Ahmed Hamed, DeVon C Preston, Will Eschenbacher, Dilawar Khokhar, Lisa Workman, John W Steinke, Peter Heymann, Monica Lawrence, Manuel Soto-Quiros, Thomas AE Platts-Mills, Spencer Payne, Larry Borish (2019)
Practitioners from various specialties investigated the presence of local IgE production in the nose of allergic and non-allergic people and assessed whether it was enhanced by rhinovirus.
Initial studies were performed in patients presenting to the emergency department for allergic and non-allergic respiratory complaints. Local production of specific IgE was determined by comparing ratios of specific to total IgE concentrations between nasal and serum samples.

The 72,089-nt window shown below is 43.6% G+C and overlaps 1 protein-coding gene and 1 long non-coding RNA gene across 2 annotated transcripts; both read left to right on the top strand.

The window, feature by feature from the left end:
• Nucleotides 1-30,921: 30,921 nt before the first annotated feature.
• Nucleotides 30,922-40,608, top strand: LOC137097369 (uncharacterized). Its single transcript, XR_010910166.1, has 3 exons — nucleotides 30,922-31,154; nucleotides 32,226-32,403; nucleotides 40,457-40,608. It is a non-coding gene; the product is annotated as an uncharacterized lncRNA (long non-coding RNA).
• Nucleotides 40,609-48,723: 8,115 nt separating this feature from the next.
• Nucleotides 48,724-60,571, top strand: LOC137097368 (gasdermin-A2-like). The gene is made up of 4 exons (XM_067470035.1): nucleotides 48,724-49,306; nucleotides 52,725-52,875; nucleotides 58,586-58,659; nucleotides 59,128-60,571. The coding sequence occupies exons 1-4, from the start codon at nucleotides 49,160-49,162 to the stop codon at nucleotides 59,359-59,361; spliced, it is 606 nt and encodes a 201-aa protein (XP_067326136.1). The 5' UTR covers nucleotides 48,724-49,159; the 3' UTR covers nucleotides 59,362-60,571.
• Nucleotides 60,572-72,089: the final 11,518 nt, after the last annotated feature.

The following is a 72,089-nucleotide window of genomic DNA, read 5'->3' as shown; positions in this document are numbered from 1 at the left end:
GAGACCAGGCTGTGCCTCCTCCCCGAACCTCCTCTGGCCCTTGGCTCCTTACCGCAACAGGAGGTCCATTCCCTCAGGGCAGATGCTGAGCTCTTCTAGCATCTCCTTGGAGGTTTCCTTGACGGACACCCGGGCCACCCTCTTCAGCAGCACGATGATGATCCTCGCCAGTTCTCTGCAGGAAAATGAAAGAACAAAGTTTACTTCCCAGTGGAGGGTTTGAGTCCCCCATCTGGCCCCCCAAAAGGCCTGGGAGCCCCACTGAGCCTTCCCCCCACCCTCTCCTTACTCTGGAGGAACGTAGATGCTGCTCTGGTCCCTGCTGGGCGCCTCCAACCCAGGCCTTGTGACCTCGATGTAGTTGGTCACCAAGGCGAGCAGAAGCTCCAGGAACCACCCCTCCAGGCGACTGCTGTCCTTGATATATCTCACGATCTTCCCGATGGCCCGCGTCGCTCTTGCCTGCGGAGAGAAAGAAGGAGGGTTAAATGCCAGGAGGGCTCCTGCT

The analysis revealed evidence of local sIgE production to Dermatophagoides pteronyssinus and Blomia tropicalis in 30.3 and 14.6% of allergic patients, respectively. Patients with active rhinovirus infection were more than twice as likely to have local sIgE, and those with sIgE being produced were three times more likely to have an asthma exacerbation.
In conclusion, local IgE production happens in allergic rhinitis and allergic asthmatics with local IgE are more likely to develop an asthma exacerbation when infected with rhinovirus.